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EcoCivic 08-04-2017 07:13 PM

Water injection improves MPG?
 
I understand the basic idea of how water injection works: Water mist gets sprayed into the intake, intake cools off, combustion temp drops, the chance of knock decreases. But would that actually mean better MPG with no other changes? I know that water injection would allow for more ignition timing advance, which would improve MPG. But would water injection improve MPG with no other changes? Thanks

gone-ot 08-04-2017 07:27 PM

Water vapor is LIGHTER than AIR, but it does take of space nevertheless, so the amount of oxygen-containing AIR being drawn into the cylinders will go down, the equivalence of running a rich AF-ratio.

ar5boosted 08-04-2017 07:46 PM

Quote:

Originally Posted by Old Tele man (Post 546658)
Water vapor is LIGHTER than AIR, but it does take of space nevertheless, so the amount of oxygen-containing AIR being drawn into the cylinders will go down, the equivalence of running a rich AF-ratio.

Water is definitely heavier than air. I just know this because there was a huge different in weight when my 20-litre water-tanks were filled with water compared to when they were empty or filled with air. 20kg of difference thereabouts.

Water-Injection works by the water absorbing heat and turning to steam. When water vaporises it expands x1800 times and will give additional driving force to the pistons. That is more power, so you get a lighter throttle pedal and don't need much pedal force to drive around.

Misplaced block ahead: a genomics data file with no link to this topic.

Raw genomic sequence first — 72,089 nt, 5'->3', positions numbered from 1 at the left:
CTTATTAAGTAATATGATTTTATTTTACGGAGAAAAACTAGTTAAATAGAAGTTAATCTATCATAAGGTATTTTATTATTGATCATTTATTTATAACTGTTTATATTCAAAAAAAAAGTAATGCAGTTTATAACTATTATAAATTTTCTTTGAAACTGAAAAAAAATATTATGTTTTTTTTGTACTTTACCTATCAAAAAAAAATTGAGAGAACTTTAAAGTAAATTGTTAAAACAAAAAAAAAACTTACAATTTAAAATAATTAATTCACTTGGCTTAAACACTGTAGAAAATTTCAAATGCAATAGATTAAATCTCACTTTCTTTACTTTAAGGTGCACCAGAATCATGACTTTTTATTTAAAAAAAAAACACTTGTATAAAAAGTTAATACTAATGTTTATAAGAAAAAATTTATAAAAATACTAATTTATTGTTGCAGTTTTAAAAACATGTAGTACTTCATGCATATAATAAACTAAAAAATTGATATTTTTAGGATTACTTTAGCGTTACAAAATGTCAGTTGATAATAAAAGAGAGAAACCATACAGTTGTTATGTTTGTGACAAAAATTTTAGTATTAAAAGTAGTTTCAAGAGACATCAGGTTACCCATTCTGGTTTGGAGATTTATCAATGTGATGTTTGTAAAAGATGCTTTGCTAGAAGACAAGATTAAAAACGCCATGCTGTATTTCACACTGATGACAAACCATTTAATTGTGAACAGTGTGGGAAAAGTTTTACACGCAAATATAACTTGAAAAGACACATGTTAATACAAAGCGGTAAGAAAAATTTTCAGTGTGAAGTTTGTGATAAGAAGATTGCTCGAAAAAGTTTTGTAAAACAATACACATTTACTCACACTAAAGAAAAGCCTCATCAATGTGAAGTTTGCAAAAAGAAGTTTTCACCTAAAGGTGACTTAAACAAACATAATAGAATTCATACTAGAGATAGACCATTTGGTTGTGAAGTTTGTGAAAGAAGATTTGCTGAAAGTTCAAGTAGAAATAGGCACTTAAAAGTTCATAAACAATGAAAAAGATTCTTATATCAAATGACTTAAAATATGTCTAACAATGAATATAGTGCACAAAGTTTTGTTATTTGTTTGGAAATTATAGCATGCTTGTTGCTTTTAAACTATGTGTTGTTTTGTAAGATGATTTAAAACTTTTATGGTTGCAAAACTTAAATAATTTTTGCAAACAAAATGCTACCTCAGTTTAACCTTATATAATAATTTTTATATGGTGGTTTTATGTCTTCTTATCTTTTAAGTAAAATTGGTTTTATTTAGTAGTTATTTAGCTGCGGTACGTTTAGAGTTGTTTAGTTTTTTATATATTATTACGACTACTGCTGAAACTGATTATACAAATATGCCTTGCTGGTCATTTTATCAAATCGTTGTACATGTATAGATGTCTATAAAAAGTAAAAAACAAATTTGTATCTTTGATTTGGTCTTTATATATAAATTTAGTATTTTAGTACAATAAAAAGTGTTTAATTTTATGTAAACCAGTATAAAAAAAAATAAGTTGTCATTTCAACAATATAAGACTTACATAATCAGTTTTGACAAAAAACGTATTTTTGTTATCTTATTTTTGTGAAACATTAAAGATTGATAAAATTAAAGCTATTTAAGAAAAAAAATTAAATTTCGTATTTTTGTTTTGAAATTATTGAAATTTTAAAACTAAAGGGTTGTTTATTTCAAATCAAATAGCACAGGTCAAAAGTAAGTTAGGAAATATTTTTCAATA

I got up to using 50%-water/50% fuel. So for 20 litres of water I used 20 litres of fuel.

The EPA for the vehicle was around 17mpg and I consistently got 21 mpg and the best was 26mpg.

This was on an old Mitsubishi L300 with a 4G63 SOHC Carburator engine. yes, it can work.

Best thing was the improvement in Torque. When the water was on, the engine felt like it gained 2-cylinders because it drove like a 6. You'd turn the water off after getting used to it, and you'd be wondering if the engine was broke because it felt gutless - haha.

However, with EFI vehicles it's harder. The computer will try to thwart all your good idea's. So when I tried on my next EFI car, it didn't work anywhere near as well.

t vago 08-04-2017 07:51 PM

Typical water injection systems spray a mist of water droplets into the intake. This mist, consisting mostly of fine droplets of liquid water, doesn't do a whole lot by itself, because typically you'd spray at most a 1:4 ratio of water to fuel. The water mist that does vaporize will cool off the intake charge, but not by a lot. Most of the cooling occurs within the combustion chambers themselves, as the water mist absorbs heat from the charge being compressed, and then vaporizes. If you could optimize the spark and fuel maps to take advantage of this cooling effect, then you could get some modest fuel economy gain there.

Now, you could set it up so that you would inject very hot water into the intake. Although it is counterintuitive, this may also give some fuel economy gain because the hot water mist will more completely vaporize than with traditional water injection. This will displace the air in the intake such that less oxygen is being drawn in than before, and your throttle plate would have to open a bit more to compensate. This would lower intake manifold vacuum, and since the engine would not longer have to work as hard to make that intake vacuum, it would use less fuel than before.

I use a variant of the second type, but I use fuel instead. The 12-hole fuel injectors spay a very fine mist into heated intake air, which causes the fuel to mostly evaporate. This lowers the amount of work each piston has to perform to suck in the intake charge, and has the added benefit of more uniformly mixing the fuel air mixture. I saw a 11% improvement in fuel economy by switching to these injectors, and am going to press on with an auxiliary hot water injection system to verify this idea will work.